At first we discuss the results of the numerical examples. According to Figure 1a, none of the explanatory variables in the original data set are collinear (Kutner et al., 2004). It is interesting to see that as soon as the data is modified, the added high leverage points in x1 and x2 pull the regression line toward themselves and change the collinearity pattern of the data which obviously can be seen from Fig. 1b.

It is worth mentioning that for the original data set the F-test is significant (F-value=17.53 and p-value=0.0) which indicates that a linear relationship exist between our variables in the model. From Table 1, that the OLS parameter estimations are significant at significance level of 5% when we compare t-values with t (0.975, 77) =1.99. The results of the coefficient estimations of the two robust methods are also significant. Thus the classical and the robust methods confirm that none of the coefficient estimations are zero. After modifying the data set, the F-test is significant (F-value = 14.75 and p-value = 0.0) while, β3 for the OLS is not significant (t-value = 0.1777). This behavior is an indicator for the existence of multicollinearity in the data set (Montgomery et al., 2001; Kutner et al., 2004; Chatterjee and Hadi, 2006). However, the results of Table 2 suggested that both robust methods coefficient determinations are significant. These indicate that the robust methods are fitting the model to the majority of the data and resistant to the high leverage points (Maronna et al., 2006; Andersen, 2008). Consequently, these points can’t cause any change in the parameter estimates.

The results of Table 3 indicate that when this data set doesn’t contain any collinearity-enhancing observations, the classical VIF, RVIF (MM) and RVIF (GM (DRGP)) are not exceeding their cutoff points. Thus these results confirm that this data set is non-collinear data set. However, after the data is modified by creating high leverage points which cause collinearity in the data set, the classical VIF indicates severe multicollinearity (Midi et al., 2009; Imon et al., 2009). However, our proposed RVIF (GM (DRGP)) and RVIF (MM) are resistant to these added high leverage points and doesn’t show collinearity for the data compared to the CVIF which indicates severe multicollinearity. It is evident from the results that the high leverage points are the source of multicollinearity in the data set. The results reveal that the high leverage points which are claimed by Kamruzzaman and Imon (2002) to cause multicollinearity in non-collinear data set, is based on the classical VIF which is not resistant to these points.

Finally we discuss the results obtained from the simulations. According to Table 4, it is important to note that in normal situations, the values of the RVIF (MM) and RVIF (GM (DRGP)) are close to the classical VIF which indicates that they are as good as CVIF in diagnosing the collinearity pattern of the data correctly.

As to be expected, when there aren’t any high leverage points in the data set, the CVIF confirmed that the data set is not collinear (Table 4) (Hair et al., 2006). It can be observed from Table 5 and 6 that by increasing the percentage and magnitude of high leverage points, the value of CVIF become larger. Hence, the CVIF is very sensitive to the presence of added high leverage points to the data set. However, the RVIF (MM) increases for the small values of high leverage points such as 20 while for the large values of high leverage points such as 300 it doesn’t change drastically (Table 6). Hence, the RVIF (MM) for small values of high leverage points is not as resistant as high values.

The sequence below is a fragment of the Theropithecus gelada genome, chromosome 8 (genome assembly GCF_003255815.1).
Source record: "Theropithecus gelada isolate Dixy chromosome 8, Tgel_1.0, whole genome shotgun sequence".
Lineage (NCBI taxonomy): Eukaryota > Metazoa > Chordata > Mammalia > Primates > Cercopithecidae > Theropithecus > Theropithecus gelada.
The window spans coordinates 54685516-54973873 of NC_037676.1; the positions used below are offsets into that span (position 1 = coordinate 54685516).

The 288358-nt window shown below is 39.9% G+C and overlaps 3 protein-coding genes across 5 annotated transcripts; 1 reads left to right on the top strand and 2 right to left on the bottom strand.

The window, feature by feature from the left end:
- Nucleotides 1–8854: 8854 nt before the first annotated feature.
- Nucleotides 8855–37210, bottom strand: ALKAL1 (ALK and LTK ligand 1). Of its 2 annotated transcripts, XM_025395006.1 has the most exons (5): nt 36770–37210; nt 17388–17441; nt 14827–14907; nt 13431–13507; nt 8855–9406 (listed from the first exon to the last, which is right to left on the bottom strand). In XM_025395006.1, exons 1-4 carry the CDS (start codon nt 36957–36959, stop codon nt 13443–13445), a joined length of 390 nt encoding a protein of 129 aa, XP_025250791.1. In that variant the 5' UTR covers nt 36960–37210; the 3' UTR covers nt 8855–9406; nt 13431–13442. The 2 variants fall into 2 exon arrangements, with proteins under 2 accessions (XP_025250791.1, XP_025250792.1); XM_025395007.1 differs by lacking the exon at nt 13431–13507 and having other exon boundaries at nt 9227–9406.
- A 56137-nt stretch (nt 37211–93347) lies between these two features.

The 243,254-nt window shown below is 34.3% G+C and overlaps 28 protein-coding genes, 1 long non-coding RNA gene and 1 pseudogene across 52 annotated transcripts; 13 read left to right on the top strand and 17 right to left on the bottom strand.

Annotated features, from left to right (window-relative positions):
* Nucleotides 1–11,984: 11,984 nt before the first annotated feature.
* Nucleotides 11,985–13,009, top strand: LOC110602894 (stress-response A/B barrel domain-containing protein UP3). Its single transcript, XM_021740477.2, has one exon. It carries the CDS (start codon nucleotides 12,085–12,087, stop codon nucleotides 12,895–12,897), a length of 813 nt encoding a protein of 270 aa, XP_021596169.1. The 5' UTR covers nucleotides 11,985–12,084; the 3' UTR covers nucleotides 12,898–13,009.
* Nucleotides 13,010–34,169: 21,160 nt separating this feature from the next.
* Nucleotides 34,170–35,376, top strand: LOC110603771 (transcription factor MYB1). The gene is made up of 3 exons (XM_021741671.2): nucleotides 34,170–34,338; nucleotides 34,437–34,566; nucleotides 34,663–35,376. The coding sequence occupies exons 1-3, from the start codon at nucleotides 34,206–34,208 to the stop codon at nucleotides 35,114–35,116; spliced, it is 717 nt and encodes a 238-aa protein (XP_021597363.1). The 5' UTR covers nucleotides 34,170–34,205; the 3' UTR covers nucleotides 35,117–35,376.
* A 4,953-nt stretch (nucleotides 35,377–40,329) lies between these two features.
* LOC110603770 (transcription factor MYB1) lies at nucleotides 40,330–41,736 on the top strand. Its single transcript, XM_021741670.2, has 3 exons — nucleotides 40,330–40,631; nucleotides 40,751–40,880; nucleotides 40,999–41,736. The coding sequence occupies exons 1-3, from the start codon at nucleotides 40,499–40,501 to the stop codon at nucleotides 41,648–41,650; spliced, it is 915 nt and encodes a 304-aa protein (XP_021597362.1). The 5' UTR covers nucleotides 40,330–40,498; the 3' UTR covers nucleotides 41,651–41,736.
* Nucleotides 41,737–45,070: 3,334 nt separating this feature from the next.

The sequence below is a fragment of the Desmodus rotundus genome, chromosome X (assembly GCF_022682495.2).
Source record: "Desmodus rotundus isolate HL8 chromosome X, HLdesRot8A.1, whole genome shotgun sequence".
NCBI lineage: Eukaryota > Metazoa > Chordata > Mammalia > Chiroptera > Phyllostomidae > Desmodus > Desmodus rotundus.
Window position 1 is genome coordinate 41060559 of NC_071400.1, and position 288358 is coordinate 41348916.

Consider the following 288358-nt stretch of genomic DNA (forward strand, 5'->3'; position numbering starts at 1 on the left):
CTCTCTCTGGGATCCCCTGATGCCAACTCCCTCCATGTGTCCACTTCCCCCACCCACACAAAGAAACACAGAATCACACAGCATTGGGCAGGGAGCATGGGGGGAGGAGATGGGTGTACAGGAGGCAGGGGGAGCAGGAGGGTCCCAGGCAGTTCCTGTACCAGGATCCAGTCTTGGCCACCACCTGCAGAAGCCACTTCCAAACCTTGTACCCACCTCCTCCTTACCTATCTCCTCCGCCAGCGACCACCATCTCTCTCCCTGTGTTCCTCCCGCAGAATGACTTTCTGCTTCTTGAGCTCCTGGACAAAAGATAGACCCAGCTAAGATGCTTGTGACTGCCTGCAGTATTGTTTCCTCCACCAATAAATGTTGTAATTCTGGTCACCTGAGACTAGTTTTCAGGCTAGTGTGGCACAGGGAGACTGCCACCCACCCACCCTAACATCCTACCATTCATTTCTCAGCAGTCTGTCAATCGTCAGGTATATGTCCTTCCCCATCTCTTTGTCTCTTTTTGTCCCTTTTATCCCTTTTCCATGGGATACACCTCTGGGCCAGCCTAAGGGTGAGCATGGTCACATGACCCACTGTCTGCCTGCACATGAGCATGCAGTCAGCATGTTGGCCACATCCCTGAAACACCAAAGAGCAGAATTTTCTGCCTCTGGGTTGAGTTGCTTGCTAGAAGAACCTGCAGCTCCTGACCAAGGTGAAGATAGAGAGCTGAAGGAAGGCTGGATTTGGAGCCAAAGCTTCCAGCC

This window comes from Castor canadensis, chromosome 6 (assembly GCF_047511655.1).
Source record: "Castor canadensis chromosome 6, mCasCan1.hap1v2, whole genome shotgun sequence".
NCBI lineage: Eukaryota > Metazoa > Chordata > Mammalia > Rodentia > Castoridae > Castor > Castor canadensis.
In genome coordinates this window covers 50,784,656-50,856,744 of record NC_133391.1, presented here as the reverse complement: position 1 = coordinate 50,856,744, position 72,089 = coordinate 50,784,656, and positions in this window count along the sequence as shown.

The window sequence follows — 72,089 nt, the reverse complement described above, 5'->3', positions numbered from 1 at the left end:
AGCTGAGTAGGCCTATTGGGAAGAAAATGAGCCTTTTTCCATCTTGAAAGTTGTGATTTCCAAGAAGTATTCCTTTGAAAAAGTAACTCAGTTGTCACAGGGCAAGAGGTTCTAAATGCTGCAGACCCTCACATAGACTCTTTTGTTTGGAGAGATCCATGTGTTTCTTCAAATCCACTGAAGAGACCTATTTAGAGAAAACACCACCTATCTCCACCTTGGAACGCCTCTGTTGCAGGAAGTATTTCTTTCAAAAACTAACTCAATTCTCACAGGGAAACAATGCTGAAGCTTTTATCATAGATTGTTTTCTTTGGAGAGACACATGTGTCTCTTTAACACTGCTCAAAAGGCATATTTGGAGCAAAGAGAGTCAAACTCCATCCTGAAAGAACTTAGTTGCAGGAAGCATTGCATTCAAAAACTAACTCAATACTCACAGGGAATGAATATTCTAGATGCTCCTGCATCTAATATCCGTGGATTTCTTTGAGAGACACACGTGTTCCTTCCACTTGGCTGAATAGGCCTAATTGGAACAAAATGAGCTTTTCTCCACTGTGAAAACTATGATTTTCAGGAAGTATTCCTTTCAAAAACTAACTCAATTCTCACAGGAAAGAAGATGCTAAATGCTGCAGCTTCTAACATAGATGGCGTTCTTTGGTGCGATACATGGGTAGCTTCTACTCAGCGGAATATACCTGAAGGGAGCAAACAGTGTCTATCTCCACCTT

It is evident from the results that the RVIF (GM (DRGP)) is not affected by the increased in the percentage and magnitude of high leverage points.

It is important to note that a method that has very small or high percentage of error reveals that it can detect correctly or unable to detect correctly the degree of multicollinearity in the data, respectively. Inevitably, robust methods have high percentage of error due to their resistance to the high leverage points. It can be observed from Table 7 that the percentage of errors for the CVIF is zero for different magnitude of high leverage points considered in this study. The results reveal that the CVIF has detected a severe multicollinearity due to their sensitivity to the added high leverage points in the data sets. On the other hands, the RVIF (MM) has detected a moderate degree of multicollinearity for small magnitude of high leverage point. This shows that this method is not robust against small magnitude of high leverage points. However, by increasing the magnitude of high leverage points up to 300, it becomes resistant to these points. The results also point out that the RVIF (GM (DRGP)) always robust against high leverage collinearity enhancing observations.

CONCLUSIONS

In this study, we proposed a robust RVIF (MM) and RVIF (GM (DRGP)) for detecting the source of multicollinearity which is caused by the high leverage points in the data set. Recently, high leverage points are known to be another source of multicollinearity. The results of the study signify that the high leverage points has an unduly effects on the classical multicollinearity diagnostics, specifically the VIF. In this situation, sometimes the classical VIF conveys the misleading interpretation about collinearity pattern of the data. The results of the real data and simulation study reveal that the high leverage points are the source of multicolinearity evidently by the failure of the RVIF in diagnosing multicollinearity, contradicts to the result of the CVIF which indicates existence of multicollinearity in the data set. Another important conclusion is that the RVIF (GM (DRGP)) is the most resistant diagnostic measure to high leverage points, followed by the RVIF (MM).